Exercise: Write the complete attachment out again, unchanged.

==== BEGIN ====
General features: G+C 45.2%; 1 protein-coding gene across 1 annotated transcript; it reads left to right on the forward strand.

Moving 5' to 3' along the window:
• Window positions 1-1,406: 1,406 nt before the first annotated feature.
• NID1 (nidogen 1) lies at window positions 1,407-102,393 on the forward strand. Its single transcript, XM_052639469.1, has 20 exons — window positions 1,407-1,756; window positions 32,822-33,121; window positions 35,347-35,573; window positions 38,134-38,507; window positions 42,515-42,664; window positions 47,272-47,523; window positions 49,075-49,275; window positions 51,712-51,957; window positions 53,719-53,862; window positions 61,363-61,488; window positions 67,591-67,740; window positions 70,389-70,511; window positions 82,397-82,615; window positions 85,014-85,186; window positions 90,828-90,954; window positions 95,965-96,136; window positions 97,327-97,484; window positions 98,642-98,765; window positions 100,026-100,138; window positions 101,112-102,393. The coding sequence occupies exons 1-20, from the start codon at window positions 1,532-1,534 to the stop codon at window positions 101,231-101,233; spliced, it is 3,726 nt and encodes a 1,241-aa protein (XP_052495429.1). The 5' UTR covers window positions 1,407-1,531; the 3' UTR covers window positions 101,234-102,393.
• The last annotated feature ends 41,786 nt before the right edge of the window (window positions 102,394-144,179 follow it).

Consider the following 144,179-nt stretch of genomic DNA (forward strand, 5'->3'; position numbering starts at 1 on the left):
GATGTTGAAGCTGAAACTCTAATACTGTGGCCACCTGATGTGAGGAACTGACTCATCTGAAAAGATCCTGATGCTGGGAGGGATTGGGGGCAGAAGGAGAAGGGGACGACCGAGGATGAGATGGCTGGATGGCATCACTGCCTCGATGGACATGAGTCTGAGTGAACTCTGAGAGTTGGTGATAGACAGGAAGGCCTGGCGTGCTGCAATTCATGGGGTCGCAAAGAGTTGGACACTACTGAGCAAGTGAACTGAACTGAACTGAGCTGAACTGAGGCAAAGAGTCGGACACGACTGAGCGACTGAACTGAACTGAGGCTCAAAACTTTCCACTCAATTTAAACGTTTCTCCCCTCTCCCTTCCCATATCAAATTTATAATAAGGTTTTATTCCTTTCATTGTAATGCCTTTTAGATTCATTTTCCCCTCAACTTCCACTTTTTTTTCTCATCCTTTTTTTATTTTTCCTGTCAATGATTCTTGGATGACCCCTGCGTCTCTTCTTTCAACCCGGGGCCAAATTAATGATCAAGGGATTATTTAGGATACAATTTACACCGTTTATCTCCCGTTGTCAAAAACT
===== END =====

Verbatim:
General features: G+C 45.2%; 1 protein-coding gene across 1 annotated transcript; it reads left to right on the forward strand.

Moving 5' to 3' along the window:
• Window positions 1-1,406: 1,406 nt before the first annotated feature.
• NID1 (nidogen 1) lies at window positions 1,407-102,393 on the forward strand. Its single transcript, XM_052639469.1, has 20 exons — window positions 1,407-1,756; window positions 32,822-33,121; window positions 35,347-35,573; window positions 38,134-38,507; window positions 42,515-42,664; window positions 47,272-47,523; window positions 49,075-49,275; window positions 51,712-51,957; window positions 53,719-53,862; window positions 61,363-61,488; window positions 67,591-67,740; window positions 70,389-70,511; window positions 82,397-82,615; window positions 85,014-85,186; window positions 90,828-90,954; window positions 95,965-96,136; window positions 97,327-97,484; window positions 98,642-98,765; window positions 100,026-100,138; window positions 101,112-102,393. The coding sequence occupies exons 1-20, from the start codon at window positions 1,532-1,534 to the stop codon at window positions 101,231-101,233; spliced, it is 3,726 nt and encodes a 1,241-aa protein (XP_052495429.1). The 5' UTR covers window positions 1,407-1,531; the 3' UTR covers window positions 101,234-102,393.
• The last annotated feature ends 41,786 nt before the right edge of the window (window positions 102,394-144,179 follow it).

Consider the following 144,179-nt stretch of genomic DNA (forward strand, 5'->3'; position numbering starts at 1 on the left):
GATGTTGAAGCTGAAACTCTAATACTGTGGCCACCTGATGTGAGGAACTGACTCATCTGAAAAGATCCTGATGCTGGGAGGGATTGGGGGCAGAAGGAGAAGGGGACGACCGAGGATGAGATGGCTGGATGGCATCACTGCCTCGATGGACATGAGTCTGAGTGAACTCTGAGAGTTGGTGATAGACAGGAAGGCCTGGCGTGCTGCAATTCATGGGGTCGCAAAGAGTTGGACACTACTGAGCAAGTGAACTGAACTGAACTGAGCTGAACTGAGGCAAAGAGTCGGACACGACTGAGCGACTGAACTGAACTGAGGCTCAAAACTTTCCACTCAATTTAAACGTTTCTCCCCTCTCCCTTCCCATATCAAATTTATAATAAGGTTTTATTCCTTTCATTGTAATGCCTTTTAGATTCATTTTCCCCTCAACTTCCACTTTTTTTTCTCATCCTTTTTTTATTTTTCCTGTCAATGATTCTTGGATGACCCCTGCGTCTCTTCTTTCAACCCGGGGCCAAATTAATGATCAAGGGATTATTTAGGATACAATTTACACCGTTTATCTCCCGTTGTCAAAAACT